Syrian Refugees and the IPhone 6s

September 16, 2015 at 12:23 pm

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As the world and America debates what to do about the Syrian refugees and the conflict in Syria, Apple was introducing its latest series of new products. What does one have to do with the other? As I've pointed out here earlier, the biological father of Apple co-founder Steve Jobs was none other than one Abdulfattah Jandali, a Syrian professor of political science who came to America and gave Jobs up for adoption.

I understand the concern that some Syrian refugees might be terrorists. But some of those Syrian migrants might also be the father of the next Steve Jobs.

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Sanders and Citizens United

September 16, 2015 at 12:10 pm

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If Bernie Sanders follows through with his plan to amend the Constitution to reverse the Supreme Court's Citizens United decision, he may wind up gagging his own supporters. My column this week is about constitutionally protected corporate political speech that sides with Sanders against free trade, for gay marriage, and for a $15 an hour minimum wage. Please check out the column at the New York Sun (here), Reason (here), and Newsmax (here).

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Capital Is Mobile

September 16, 2015 at 11:48 am

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From the New York Times obituary of Fred DeLuca, a co-founder of the Subway sandwich chain: "He had a home in Orange, Conn., but after Connecticut adopted a state income tax in 1991, he moved his official residence to Fort Lauderdale, Fla."

Rich people turn out to be mobile, and when states like Connecticut act as if taxpayers will just stand there and be soaked, the taxpayers have a way of proving the states wrong.

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Massachusetts Health Insurance Premiums Increase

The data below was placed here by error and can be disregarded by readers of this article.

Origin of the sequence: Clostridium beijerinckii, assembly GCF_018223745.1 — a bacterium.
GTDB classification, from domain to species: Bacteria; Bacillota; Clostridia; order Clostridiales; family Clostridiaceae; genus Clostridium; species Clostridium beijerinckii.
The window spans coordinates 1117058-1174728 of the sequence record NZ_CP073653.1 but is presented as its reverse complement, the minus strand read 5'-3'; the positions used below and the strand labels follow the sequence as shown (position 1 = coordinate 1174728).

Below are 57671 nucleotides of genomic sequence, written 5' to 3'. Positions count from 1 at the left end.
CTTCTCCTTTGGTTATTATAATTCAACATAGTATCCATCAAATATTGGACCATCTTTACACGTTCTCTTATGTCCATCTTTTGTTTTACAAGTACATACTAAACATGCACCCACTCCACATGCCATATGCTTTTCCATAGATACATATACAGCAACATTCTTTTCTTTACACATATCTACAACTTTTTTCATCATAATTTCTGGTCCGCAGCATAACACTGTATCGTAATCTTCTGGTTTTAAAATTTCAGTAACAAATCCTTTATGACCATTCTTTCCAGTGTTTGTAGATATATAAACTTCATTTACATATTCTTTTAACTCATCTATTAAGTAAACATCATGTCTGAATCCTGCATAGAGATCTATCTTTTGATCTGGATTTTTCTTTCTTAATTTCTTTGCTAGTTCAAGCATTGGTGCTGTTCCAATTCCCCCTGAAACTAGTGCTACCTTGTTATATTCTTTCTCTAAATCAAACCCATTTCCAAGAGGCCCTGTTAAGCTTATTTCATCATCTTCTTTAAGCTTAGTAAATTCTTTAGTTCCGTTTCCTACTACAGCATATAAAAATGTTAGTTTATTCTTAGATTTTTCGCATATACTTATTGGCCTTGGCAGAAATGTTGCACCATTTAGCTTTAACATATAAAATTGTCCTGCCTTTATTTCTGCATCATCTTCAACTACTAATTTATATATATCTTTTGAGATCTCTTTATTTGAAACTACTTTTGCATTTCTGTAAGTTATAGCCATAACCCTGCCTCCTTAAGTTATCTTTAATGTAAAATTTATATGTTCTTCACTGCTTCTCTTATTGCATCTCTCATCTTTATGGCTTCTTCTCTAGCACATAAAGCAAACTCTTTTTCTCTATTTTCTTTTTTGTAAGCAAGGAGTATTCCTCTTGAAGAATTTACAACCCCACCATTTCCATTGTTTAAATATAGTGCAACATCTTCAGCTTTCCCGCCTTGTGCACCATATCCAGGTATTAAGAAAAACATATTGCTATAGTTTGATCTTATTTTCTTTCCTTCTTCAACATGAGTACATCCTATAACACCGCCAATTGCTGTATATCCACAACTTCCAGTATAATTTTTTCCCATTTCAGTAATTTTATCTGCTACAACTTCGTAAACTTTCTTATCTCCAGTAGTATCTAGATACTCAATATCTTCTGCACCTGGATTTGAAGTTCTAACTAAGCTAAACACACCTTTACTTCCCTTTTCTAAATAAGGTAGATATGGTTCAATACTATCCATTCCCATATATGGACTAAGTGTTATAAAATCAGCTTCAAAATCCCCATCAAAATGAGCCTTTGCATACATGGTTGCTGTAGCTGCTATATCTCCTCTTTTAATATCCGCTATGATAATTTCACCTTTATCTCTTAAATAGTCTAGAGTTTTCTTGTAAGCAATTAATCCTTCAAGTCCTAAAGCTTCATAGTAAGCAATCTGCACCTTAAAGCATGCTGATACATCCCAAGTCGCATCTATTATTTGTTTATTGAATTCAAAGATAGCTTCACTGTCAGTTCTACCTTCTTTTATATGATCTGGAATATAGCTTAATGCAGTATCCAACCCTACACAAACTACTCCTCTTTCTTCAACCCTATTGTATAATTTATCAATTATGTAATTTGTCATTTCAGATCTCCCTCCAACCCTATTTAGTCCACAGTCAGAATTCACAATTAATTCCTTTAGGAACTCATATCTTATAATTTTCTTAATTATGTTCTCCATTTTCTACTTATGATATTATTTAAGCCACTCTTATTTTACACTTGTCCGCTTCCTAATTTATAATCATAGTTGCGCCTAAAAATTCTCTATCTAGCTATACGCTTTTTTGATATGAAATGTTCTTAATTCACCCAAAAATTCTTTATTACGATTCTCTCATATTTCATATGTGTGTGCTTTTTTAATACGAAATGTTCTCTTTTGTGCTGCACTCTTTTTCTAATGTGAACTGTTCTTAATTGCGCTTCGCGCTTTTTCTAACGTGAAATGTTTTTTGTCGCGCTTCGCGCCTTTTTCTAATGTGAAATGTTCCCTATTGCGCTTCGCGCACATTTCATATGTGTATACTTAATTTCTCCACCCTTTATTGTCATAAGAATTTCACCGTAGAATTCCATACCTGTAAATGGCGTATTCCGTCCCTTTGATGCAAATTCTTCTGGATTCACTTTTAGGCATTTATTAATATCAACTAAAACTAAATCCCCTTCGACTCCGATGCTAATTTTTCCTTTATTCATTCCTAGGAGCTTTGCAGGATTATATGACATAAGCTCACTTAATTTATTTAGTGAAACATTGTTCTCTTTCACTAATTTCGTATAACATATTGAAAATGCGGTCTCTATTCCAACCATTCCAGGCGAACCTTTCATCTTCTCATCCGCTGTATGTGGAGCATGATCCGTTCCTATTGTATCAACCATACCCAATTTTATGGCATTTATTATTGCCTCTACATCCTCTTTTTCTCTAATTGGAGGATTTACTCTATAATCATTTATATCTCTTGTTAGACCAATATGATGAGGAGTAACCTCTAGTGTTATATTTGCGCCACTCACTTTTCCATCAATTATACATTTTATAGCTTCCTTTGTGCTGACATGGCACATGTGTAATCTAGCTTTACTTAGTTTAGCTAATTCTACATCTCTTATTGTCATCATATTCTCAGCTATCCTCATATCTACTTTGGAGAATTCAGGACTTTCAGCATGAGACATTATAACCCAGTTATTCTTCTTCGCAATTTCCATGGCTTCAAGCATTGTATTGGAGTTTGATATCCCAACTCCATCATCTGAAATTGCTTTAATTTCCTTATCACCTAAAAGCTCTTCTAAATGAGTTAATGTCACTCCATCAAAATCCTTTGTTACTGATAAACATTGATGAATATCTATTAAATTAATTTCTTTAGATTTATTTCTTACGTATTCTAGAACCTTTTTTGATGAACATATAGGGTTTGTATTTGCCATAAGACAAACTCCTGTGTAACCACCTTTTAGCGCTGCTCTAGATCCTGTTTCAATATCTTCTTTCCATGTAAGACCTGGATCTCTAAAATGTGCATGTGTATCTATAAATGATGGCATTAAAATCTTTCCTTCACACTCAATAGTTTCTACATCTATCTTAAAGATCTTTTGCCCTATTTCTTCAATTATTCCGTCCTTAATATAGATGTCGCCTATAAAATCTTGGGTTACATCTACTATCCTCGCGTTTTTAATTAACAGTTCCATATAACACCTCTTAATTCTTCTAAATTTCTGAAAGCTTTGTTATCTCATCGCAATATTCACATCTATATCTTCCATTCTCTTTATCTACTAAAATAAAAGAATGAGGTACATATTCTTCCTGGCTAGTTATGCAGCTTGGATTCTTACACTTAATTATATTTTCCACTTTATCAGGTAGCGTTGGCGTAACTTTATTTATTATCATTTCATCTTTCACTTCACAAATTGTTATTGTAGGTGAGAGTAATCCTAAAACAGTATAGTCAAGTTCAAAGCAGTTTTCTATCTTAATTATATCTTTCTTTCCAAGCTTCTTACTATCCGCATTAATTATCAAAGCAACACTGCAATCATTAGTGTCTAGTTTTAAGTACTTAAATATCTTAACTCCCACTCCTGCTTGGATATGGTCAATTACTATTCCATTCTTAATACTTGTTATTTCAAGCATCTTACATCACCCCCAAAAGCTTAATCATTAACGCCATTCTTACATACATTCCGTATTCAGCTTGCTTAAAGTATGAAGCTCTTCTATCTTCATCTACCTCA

September 11, 2015 at 8:55 am

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Maryland's most popular "Affordable Care Act" health insurance plans will see premiums increase by an average of 26 percent next year, and Florida's will rise 9.5 percent, a post here the other day reported. Now the Springfield, Mass., Republican newspaper (which, despite its name, is a nonpartisan news operation), reports that in Massachusetts, "individuals buying insurance through the Connector who earn more than 300 percent of the poverty level ($72,750 for a family of four), will see their premiums rise by an average of 7.8 percent for most plans." Less comprehensive "Bronze" plans will have a smaller premium increase, but their already significant deductibles will increase by $1,000.

The newspaper reports that the price increase "reflects the increased cost of prescription drugs, higher usage of expensive health care, and additional taxes that are part of the federal Affordable Care Act."

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Jeb Bush Tax Plan

September 9, 2015 at 3:23 pm

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Jeb Bush has laid out his tax plan in a speech and fact sheet. Grover Norquist's Americans for Tax Reform has offered an initial reaction.

Two quick thoughts from here:

The 28% top individual rate Jeb Bush is proposing is significant in the context of his family. It was the top Reagan rate before President George H.W. Bush broke his "read my lips" pledge. And it's lower than the 35% top rate achieved under George W. Bush. The way I see it, Jeb is tacitly acknowledging his father's error, while also endeavoring to outdo his brother George W. as a tax-cutter. It's a clear and encouraging signal that he means business as a tax cutter.

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The Heiress Speaker

September 9, 2015 at 10:03 am

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The Manhattan Institute's City Journal, amid a piece about 1199 SEIU headlined "The Union That Rules New York," offers this passage: